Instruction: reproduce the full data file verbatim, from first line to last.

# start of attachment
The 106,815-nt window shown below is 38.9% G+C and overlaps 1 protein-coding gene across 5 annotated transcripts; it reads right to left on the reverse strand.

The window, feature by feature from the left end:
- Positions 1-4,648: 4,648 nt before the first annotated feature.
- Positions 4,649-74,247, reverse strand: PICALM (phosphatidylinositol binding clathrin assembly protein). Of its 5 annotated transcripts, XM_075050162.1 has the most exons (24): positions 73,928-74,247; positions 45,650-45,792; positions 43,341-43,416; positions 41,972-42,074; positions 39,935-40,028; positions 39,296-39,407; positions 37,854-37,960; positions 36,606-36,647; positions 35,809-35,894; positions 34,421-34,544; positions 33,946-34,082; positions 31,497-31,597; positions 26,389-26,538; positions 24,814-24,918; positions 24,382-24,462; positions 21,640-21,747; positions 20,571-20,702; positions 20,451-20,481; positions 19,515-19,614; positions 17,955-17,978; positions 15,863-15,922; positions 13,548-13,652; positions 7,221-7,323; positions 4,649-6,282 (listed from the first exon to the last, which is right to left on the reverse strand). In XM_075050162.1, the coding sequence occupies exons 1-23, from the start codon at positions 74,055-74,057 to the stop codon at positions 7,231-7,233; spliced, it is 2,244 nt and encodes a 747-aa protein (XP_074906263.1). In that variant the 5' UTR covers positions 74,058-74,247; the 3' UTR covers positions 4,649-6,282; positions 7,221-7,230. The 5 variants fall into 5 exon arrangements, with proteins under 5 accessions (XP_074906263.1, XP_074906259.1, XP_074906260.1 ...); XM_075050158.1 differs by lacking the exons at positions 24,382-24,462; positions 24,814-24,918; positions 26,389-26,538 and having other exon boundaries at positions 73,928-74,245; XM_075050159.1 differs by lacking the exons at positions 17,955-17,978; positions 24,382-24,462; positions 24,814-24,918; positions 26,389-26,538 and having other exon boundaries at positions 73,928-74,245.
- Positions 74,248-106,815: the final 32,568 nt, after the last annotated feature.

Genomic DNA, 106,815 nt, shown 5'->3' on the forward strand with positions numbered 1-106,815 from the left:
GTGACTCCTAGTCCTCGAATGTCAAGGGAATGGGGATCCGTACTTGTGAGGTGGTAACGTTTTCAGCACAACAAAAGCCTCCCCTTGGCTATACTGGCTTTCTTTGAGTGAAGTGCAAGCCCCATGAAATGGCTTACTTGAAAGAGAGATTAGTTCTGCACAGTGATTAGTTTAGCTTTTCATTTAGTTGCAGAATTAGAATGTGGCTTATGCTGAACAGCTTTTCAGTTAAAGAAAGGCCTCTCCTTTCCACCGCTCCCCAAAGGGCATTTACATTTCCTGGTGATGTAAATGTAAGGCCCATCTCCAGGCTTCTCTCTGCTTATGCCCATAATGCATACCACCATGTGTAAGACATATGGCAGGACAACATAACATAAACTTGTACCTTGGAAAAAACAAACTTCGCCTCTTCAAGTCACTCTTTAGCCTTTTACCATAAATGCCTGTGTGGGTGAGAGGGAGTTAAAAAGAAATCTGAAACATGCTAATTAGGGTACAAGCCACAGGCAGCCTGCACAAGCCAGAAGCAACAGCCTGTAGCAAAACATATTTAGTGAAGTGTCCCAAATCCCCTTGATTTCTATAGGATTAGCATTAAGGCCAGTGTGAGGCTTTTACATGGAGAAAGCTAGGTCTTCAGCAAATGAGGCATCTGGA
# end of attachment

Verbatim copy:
The 106,815-nt window shown below is 38.9% G+C and overlaps 1 protein-coding gene across 5 annotated transcripts; it reads right to left on the reverse strand.

The window, feature by feature from the left end:
- Positions 1-4,648: 4,648 nt before the first annotated feature.
- Positions 4,649-74,247, reverse strand: PICALM (phosphatidylinositol binding clathrin assembly protein). Of its 5 annotated transcripts, XM_075050162.1 has the most exons (24): positions 73,928-74,247; positions 45,650-45,792; positions 43,341-43,416; positions 41,972-42,074; positions 39,935-40,028; positions 39,296-39,407; positions 37,854-37,960; positions 36,606-36,647; positions 35,809-35,894; positions 34,421-34,544; positions 33,946-34,082; positions 31,497-31,597; positions 26,389-26,538; positions 24,814-24,918; positions 24,382-24,462; positions 21,640-21,747; positions 20,571-20,702; positions 20,451-20,481; positions 19,515-19,614; positions 17,955-17,978; positions 15,863-15,922; positions 13,548-13,652; positions 7,221-7,323; positions 4,649-6,282 (listed from the first exon to the last, which is right to left on the reverse strand). In XM_075050162.1, the coding sequence occupies exons 1-23, from the start codon at positions 74,055-74,057 to the stop codon at positions 7,231-7,233; spliced, it is 2,244 nt and encodes a 747-aa protein (XP_074906263.1). In that variant the 5' UTR covers positions 74,058-74,247; the 3' UTR covers positions 4,649-6,282; positions 7,221-7,230. The 5 variants fall into 5 exon arrangements, with proteins under 5 accessions (XP_074906263.1, XP_074906259.1, XP_074906260.1 ...); XM_075050158.1 differs by lacking the exons at positions 24,382-24,462; positions 24,814-24,918; positions 26,389-26,538 and having other exon boundaries at positions 73,928-74,245; XM_075050159.1 differs by lacking the exons at positions 17,955-17,978; positions 24,382-24,462; positions 24,814-24,918; positions 26,389-26,538 and having other exon boundaries at positions 73,928-74,245.
- Positions 74,248-106,815: the final 32,568 nt, after the last annotated feature.

Genomic DNA, 106,815 nt, shown 5'->3' on the forward strand with positions numbered 1-106,815 from the left:
GTGACTCCTAGTCCTCGAATGTCAAGGGAATGGGGATCCGTACTTGTGAGGTGGTAACGTTTTCAGCACAACAAAAGCCTCCCCTTGGCTATACTGGCTTTCTTTGAGTGAAGTGCAAGCCCCATGAAATGGCTTACTTGAAAGAGAGATTAGTTCTGCACAGTGATTAGTTTAGCTTTTCATTTAGTTGCAGAATTAGAATGTGGCTTATGCTGAACAGCTTTTCAGTTAAAGAAAGGCCTCTCCTTTCCACCGCTCCCCAAAGGGCATTTACATTTCCTGGTGATGTAAATGTAAGGCCCATCTCCAGGCTTCTCTCTGCTTATGCCCATAATGCATACCACCATGTGTAAGACATATGGCAGGACAACATAACATAAACTTGTACCTTGGAAAAAACAAACTTCGCCTCTTCAAGTCACTCTTTAGCCTTTTACCATAAATGCCTGTGTGGGTGAGAGGGAGTTAAAAAGAAATCTGAAACATGCTAATTAGGGTACAAGCCACAGGCAGCCTGCACAAGCCAGAAGCAACAGCCTGTAGCAAAACATATTTAGTGAAGTGTCCCAAATCCCCTTGATTTCTATAGGATTAGCATTAAGGCCAGTGTGAGGCTTTTACATGGAGAAAGCTAGGTCTTCAGCAAATGAGGCATCTGGA